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  1. #1
    Platinum Member
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    2001 Kubota B2910

    Default Removing a steering wheel

    My steering wheel is getting progressively more loose (I have both up and down and side to side play) and I would like to tighten the nut or see if there is an upper bearing that can be tightened. I think I know what is causing the problem (lifting my big b*tt up off the seat by grabbing the wheel), and if I can make it stronger, that is an option too.

    Now to my problem. I have a kubota B2910, and I need to know how to take the center cap off of the steering wheel. I can pry it partially loose by pulling up with my fingers, but it feels like it is still hooked to something. Before I go digging the center Kubota emblem off the wheel to see what's under there, I thought I would ask here first. I've looked in my manual and they just say to remove the cap, but absolutely no procedure on how to do that.

    Anybody ever take their's off?

    Thanks for any help. [img]/forums/images/graemlins/smile.gif[/img]

  2. #2
    Gold Member KENSFM's Avatar
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    MA
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    JD 2210 JD318 JD332

    Default Re: Removing a steering wheel

    Most of the caps are held on by a large o-ring that fits in a groove in the cap. Try prying the cap up "carefully" with a small screw driver to see if you can see the o-ring. If you can just keep prying and lifting and the cap should come off. Be "careful" so that you do not break the cap, and like I said "most" are held on this way but yours may be different.
    Good luck,Ken [img]/forums/images/graemlins/smile.gif[/img]

  3. #3
    Epic Contributor RoyJackson's Avatar
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    John Deere 4520 MFWD, Deere 855D UTV, Z920A Zero Turn Mower and assorted implements

    Default Re: Removing a steering wheel

    You really want a workshop manual if you're going to do this kind or work.
    That cap could be held on by an O-ring, or clips. Although prying it off probably won't damage anything, if you're going to tighten the steering wheel nut, it would be nice to know the required torque, if any. It might be locked down using a lockwasher of some sort, or a cotter pin (the wheel, that is..not the cap).

  4. #4
    Old Timer Soundguy's Avatar
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    Default Re: Removing a steering wheel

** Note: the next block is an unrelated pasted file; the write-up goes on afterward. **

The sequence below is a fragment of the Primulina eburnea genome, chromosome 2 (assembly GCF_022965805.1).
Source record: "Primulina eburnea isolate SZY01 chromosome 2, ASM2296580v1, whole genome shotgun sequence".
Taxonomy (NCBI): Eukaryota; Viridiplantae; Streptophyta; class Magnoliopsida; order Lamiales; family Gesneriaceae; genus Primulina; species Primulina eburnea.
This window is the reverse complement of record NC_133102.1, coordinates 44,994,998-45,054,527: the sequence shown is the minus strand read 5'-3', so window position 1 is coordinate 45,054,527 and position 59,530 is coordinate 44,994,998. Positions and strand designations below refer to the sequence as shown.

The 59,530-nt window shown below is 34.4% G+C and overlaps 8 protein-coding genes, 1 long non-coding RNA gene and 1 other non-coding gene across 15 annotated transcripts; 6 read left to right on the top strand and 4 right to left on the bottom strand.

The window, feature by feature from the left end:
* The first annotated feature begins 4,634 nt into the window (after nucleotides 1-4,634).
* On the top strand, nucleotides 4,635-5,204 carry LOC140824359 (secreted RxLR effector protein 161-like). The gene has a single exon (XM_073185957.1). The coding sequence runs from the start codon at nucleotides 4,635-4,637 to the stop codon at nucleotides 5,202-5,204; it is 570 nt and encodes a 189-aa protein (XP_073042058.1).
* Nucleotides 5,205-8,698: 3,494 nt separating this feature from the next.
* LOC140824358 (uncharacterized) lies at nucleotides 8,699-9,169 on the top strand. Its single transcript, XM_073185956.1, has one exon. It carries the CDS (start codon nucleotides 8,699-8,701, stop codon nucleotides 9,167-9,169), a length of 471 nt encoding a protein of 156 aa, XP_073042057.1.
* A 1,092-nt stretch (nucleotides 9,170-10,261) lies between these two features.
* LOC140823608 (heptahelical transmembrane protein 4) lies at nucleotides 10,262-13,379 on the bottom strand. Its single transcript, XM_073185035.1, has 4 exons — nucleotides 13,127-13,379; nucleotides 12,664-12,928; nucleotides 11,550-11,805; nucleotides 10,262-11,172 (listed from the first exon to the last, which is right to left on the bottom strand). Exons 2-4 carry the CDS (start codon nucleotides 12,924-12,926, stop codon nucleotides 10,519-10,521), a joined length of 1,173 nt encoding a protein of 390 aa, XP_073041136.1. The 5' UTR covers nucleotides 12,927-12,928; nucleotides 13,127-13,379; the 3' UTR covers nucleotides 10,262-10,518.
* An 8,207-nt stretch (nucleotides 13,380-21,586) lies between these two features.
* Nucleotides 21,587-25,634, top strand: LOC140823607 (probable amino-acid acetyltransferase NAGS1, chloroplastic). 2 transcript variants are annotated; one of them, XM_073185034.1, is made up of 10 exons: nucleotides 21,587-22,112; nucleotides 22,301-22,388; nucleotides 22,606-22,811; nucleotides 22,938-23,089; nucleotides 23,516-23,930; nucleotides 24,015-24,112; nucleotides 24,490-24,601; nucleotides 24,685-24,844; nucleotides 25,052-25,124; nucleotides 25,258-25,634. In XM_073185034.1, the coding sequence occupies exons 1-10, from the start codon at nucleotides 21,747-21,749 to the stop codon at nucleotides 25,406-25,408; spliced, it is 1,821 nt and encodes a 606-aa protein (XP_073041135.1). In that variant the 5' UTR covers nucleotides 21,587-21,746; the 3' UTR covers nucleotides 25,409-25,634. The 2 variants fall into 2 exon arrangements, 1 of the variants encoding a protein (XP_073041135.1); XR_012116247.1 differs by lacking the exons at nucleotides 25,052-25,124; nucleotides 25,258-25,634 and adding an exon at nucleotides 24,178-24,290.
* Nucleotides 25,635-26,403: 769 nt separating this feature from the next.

If your steering box is anything like my fords box's.. then DEFFINATELY get a shop manual. At least you are looking at shimming and possibly new thrust bearings.

    Soundguy

  5. #5
    Platinum Member
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    2001 Kubota B2910

    Default Re: Removing a steering wheel

    Thanks Ken,

    I'll take a better look at it. And to Roy and Soundguy, I appreciate the manual advice, but as I posted before.

    <font color="blue"> I've looked in my manual and they just say to remove the cap, but absolutely no procedure on how to do that.
    </font>

    I have both the parts and service manual, and I can't find any reference to removal of the cap. I just didn't want to take my usual course of action and break the cap and have to buy a new one.

    Thanks again, [img]/forums/images/graemlins/laugh.gif[/img]

  6. #6

    Join Date
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    North East CT
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    2003 Kubota BX-22

    Default Re: Removing a steering wheel

    If the cap is held on by an "O" ring, give it a spray of silicone and it should help to get it off. As to the problem of the looseness, I doubt that it is the steering wheel nut. That nut is only there to keep the wheel from coming off the splined or tapered shaft and its torque is not adjustable. They are normally just tightened down and there is no adjustment. There is a upper column steering shaft bearing in all probability that is allowing the side movement, but I wouldn't attribute its failure to your pulling on the wheel getting up onto the tractor. They just fail from age and they usually aren't very precision bearings to start with. Moving onto the rest of the problem. If it is in the steering box, then you need to adjust the box itself. Read the manual and make sure that you are completely familiar with all the procedures of adjustment before attempting this. If you over tighten a steering box gears, you will destroy the bearings in the box. The box needs to be adjusted in a specific set of adjustments done in a specific sequence. If you don't, you will destroy the steering box. If your manual doesn't give you instructions on the adjustment, please let me know and I can give you some general information guidance with it....... assuming that it is similar to the ones that I have worked on......